For more than a month, most nations around the world have been quarantined in the middle of this pandemic. This is a big deal, even though we are all trying our best to remain calm and composed in the face of this crisis.
And while some people have gone into a productive frenzy during their quarantine, there are others who can't even take their dogs for a walk.
Some of us are sad, upset, annoyed, tired and overwhelmed by the emotions we are feeling.
This lockdown has really affected me emotionally and psychologically . I have more time to get things done but can’t get myself to do anything . The word that describe how I feel is “weary”. I’m too tired to even carry on a conversation. It’s like I’m just existing . No drive .— Nita🇳🇬🏳️🌈 (@losanagirl) April 23, 2020
anyone else in a perpetual state of exhaustion no matter how much you sleep or rest? this quarantine shit really fuckin sucks— m a l i k a (@maweekuh) April 12, 2020
quarantine exhaustion is a different type of exhaustion— kathleen beckman (@kvthleenv) April 7, 2020
The tiredness and lack of drive we are feeling is actually a result of being in quarantine.
Molly Colvin, a developmental neuropsychologist wrote about how our body is merely reacting to the current situation. When we go through a stressful situation, our body and brain reacts a certain way. And right now, is a time of chronic stress, and our brain is simple reacting with the “fight or flight” response.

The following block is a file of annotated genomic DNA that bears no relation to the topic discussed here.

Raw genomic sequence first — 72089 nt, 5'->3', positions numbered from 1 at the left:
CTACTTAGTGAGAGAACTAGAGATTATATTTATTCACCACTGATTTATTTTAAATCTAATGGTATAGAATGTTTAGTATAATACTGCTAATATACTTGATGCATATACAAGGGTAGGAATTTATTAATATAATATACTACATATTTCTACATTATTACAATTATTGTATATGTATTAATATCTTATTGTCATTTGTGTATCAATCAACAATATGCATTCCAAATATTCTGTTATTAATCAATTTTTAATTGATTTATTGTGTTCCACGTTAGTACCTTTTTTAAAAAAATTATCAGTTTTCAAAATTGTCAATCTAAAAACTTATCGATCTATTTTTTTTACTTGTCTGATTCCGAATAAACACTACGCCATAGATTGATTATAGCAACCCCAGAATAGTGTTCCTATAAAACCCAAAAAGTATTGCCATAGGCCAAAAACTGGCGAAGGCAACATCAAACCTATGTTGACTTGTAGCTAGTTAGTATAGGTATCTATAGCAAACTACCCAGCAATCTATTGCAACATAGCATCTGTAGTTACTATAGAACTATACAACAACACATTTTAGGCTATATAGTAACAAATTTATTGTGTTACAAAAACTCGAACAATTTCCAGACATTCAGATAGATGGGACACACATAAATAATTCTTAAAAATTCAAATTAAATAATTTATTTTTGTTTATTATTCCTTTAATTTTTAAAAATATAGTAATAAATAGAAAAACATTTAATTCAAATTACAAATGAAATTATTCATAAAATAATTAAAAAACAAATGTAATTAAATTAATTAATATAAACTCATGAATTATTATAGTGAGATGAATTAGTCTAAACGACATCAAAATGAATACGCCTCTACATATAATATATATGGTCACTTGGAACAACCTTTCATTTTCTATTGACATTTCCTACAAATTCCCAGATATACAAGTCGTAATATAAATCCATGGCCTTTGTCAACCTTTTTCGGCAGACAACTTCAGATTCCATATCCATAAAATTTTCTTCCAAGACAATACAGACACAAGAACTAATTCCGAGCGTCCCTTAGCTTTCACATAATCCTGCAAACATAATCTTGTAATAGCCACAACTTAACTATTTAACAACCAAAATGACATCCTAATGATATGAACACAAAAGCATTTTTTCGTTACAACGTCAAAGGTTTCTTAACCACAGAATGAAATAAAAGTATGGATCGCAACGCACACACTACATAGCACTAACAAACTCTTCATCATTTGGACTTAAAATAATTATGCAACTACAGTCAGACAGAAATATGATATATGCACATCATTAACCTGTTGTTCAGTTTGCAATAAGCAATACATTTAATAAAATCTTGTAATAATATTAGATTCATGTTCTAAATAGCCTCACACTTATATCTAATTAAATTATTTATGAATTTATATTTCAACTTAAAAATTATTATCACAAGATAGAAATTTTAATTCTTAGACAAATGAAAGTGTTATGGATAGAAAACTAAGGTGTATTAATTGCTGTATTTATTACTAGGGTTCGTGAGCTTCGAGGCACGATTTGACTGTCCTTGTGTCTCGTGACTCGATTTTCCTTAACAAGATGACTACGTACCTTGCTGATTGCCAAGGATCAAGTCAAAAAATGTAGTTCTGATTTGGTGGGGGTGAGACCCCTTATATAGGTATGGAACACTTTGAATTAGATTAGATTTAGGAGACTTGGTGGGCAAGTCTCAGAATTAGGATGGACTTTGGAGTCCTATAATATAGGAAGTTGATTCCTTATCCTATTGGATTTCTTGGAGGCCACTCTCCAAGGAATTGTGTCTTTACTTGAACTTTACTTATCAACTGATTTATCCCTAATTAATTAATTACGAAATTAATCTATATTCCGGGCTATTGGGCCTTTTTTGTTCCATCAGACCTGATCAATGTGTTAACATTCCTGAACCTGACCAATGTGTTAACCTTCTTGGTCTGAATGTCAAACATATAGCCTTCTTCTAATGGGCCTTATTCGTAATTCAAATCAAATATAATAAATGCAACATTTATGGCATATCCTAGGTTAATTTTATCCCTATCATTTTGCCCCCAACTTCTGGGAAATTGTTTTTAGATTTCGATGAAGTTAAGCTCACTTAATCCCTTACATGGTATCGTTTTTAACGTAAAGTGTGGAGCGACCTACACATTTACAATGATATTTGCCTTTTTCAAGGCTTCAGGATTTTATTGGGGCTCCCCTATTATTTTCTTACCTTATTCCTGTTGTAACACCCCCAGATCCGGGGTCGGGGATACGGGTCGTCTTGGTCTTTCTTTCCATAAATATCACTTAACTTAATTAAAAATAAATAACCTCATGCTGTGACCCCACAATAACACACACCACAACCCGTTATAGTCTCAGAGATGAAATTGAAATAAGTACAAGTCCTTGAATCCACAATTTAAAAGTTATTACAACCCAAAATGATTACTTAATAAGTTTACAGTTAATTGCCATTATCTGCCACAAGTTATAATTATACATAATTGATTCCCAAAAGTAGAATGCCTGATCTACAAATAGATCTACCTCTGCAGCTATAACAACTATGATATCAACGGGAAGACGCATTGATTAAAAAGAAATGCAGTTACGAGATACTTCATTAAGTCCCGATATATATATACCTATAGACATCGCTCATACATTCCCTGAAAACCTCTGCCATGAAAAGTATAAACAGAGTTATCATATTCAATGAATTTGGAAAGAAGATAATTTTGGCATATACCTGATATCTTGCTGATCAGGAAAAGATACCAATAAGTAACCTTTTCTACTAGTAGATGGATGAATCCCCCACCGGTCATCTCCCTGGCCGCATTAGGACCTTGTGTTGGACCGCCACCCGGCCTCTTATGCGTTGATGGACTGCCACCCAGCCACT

We are unconsciously so focussed on solving the imminent problem, the virus itself, that all our other decision making and complex skills are out of the window.
Time warps so that the present moment is elongated. Complex thinking skills, like decision-making or planning, temporarily go offline.
- Molly Colvin for WBUR
This what results in brain fog, also known as mental fatigue, when you cannot find clarity and constantly feel like you're in slow motion. Like when you read that first page of a book again and again, or when you can't carry out creative processes, even though you know you can do a better job.
In hindsight, the idea of a flight or fight response is effective but when it comes to chronic stress, in a time when we can't make any definitive decisions, it gets overwhelming.
You may not have the tell-all symptoms of stress, like high heart rate or sweats, but your body is still undergoing it. The clenched muscles, elusive sleep, stress eating are all side effects of this current situation. According to studies, our stress still continues to capture our attentive resources, making it difficult to concentrate on other things.
And even though we might not believe it, brain fog is actually good for you. Because it is helping you narrow your focus to things that actually matter right now. Your friends, family and the safety of those around you is of utmost importance in the midst of this epidemic.
So it is okay, to not be able to carry out tasks you normally did with ease. Because this will pass, and your skill sets will be at your disposal once again. This temporary shut down is merely a chance for you to rest and recuperate your mind. Don't be too hard on yourself.